4. Pre-pay charitable contributions and property taxes so you can itemize. Some taxpayers don’t have quite enough itemized deductions in any one year to make it worthwhile for them to itemize, so they take the standard deduction each year. “However, by bunching certain payments in one year, you may qualify to itemize one year and take the standard deduction for the next year,” Colburn says. “For example, if you have the cash, instead of waiting until February 2013 to pay your property taxes, you could pre-pay them in December 2012. You could also pay some or all of the charitable contributions that you normally would pay in 2013 in December 2012, instead. That could increase your total itemized deductions for 2012 above the standard deductions amounts mentioned earlier.”
5. The maximum contribution to Coverdell Education Savings Accounts drops from $2,000 per child in 2012 to $500 in 2013. Anyone planning to contribute to these plans should try to max out their contributions for 2012.
6. Mortgage debt forgiven in 2013 will be treated as taxable income. Under the Mortgage Debt Relief Act of 2007, taxpayers who have had mortgage debt reduced or forgiven by a lender were able to exclude that forgiven debt from their gross income. The provision is set to expire Dec. 31, 2012. So, a homeowner who is currently negotiating with a lender to get a mortgage debt reduced or forgiven needs to complete that process by Dec. 31, or pay a tax on any such debt forgiven in 2013.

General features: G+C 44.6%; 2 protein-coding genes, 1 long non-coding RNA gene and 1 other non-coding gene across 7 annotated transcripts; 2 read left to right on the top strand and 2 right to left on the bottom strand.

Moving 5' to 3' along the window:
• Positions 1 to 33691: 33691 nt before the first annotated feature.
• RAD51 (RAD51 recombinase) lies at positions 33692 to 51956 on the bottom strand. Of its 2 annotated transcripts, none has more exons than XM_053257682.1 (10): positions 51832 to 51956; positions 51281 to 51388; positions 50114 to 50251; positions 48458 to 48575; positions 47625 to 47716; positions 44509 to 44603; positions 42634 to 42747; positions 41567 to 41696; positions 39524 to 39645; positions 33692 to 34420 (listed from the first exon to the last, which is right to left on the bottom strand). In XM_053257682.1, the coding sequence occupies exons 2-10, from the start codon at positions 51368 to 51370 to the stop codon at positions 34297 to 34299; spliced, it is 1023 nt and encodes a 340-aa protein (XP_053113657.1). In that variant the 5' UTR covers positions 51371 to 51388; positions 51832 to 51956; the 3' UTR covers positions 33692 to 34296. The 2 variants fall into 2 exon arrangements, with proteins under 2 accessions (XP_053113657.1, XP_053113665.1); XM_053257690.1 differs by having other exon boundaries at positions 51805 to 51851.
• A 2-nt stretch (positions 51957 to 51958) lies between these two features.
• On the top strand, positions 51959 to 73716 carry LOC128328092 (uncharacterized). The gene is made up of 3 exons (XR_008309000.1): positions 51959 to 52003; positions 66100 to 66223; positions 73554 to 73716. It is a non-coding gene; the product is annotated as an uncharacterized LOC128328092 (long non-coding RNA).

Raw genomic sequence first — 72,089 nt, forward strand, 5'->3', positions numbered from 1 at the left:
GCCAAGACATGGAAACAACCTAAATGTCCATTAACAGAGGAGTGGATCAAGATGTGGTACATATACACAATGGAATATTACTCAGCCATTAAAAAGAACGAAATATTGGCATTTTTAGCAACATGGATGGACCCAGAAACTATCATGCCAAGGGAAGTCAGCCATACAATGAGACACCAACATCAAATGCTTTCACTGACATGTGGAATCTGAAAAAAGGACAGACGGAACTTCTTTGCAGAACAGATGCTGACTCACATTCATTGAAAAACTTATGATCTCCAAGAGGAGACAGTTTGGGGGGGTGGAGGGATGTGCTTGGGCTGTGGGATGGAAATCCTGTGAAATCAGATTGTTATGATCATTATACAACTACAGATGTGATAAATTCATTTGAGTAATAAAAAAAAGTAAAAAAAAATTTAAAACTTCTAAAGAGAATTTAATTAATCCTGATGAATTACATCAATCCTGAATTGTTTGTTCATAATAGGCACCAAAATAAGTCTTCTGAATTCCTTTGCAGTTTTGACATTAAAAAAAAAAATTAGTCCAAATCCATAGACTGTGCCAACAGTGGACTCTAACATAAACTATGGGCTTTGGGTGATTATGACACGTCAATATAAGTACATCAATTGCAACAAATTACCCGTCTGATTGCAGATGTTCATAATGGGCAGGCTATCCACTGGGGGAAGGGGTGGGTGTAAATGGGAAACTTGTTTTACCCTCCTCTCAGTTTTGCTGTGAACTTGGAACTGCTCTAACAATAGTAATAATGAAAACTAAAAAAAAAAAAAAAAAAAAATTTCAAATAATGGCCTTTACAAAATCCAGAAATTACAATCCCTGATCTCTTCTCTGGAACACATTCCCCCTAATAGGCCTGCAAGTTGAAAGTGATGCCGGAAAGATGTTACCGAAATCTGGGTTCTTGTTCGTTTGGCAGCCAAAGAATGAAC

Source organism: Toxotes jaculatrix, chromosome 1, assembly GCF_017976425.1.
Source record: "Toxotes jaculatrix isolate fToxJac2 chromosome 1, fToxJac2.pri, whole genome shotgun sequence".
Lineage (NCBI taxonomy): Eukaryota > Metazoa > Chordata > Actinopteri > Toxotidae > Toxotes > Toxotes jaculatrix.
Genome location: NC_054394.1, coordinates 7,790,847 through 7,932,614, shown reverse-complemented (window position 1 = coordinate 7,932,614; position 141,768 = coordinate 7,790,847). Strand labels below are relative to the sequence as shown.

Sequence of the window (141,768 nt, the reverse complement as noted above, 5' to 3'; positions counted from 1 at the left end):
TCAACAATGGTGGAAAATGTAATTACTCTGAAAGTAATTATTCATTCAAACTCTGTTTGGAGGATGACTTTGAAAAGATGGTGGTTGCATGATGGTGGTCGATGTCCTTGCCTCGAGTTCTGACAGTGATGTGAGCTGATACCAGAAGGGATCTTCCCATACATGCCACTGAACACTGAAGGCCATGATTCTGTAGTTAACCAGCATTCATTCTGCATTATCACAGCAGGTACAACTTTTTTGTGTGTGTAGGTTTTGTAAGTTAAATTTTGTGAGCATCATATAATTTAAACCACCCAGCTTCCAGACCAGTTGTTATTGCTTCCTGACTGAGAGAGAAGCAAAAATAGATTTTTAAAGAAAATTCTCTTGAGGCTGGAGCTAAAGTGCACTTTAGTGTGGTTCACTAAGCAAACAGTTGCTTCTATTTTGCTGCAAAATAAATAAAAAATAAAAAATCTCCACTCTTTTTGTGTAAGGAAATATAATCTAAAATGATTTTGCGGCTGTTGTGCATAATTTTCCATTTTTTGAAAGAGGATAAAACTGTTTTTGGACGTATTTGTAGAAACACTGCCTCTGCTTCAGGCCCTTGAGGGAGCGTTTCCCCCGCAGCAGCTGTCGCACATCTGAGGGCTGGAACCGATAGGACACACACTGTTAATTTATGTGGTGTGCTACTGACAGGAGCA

7. Be alert for last-minute tax changes. Congress and the president are still negotiating changes to the tax law. It’s possible that last-minute changes could affect tax bills for 2012 and for 2013.
Contact Steve Colburn, 207.581.1982; George Manlove, 207.581.3756 or firstname.lastname@example.org
A Bangor Daily News editorial suggested that the U.S. Department of Energy’s decision to invest grant money for research, development and testing of the nation’s first offshore floating wind turbines in Maine by the University of Maine and business and energy partners may help improve perceptions of the state’s business climate.
Habib Dagher, director of the University of Maine Advanced Structures and Composites Center, was interviewed for an article on the Hydrogen Fuel News website about UMaine’s development of prototype wind-energy test turbines for a planned offshore, floating wind farm, once the technology proves successful in demonstration models.
University of Maine Cooperative Extension specialists coordinating the Maine AgrAbility project have offered a number of safety considerations for people who must work outdoors in cold and inclement weather. They include dressing to accommodate changing weather conditions, keeping safety gear, a first aid kit, a pocket multi-tool, headlamp and a cell phone handy, having proper food and hydration supplies and letting someone know when and where they’ll be working. Maine AgrAbility is a collaborative project with Alpha One, Goodwill Industries of Northern New England and UMaine Extension designed to assist farmers with disabilities or chronic health conditions. Project coordinator Lani Carlson in the UMaine Extension Franklin County office in Farmington can be reached for more information at 207.944.1533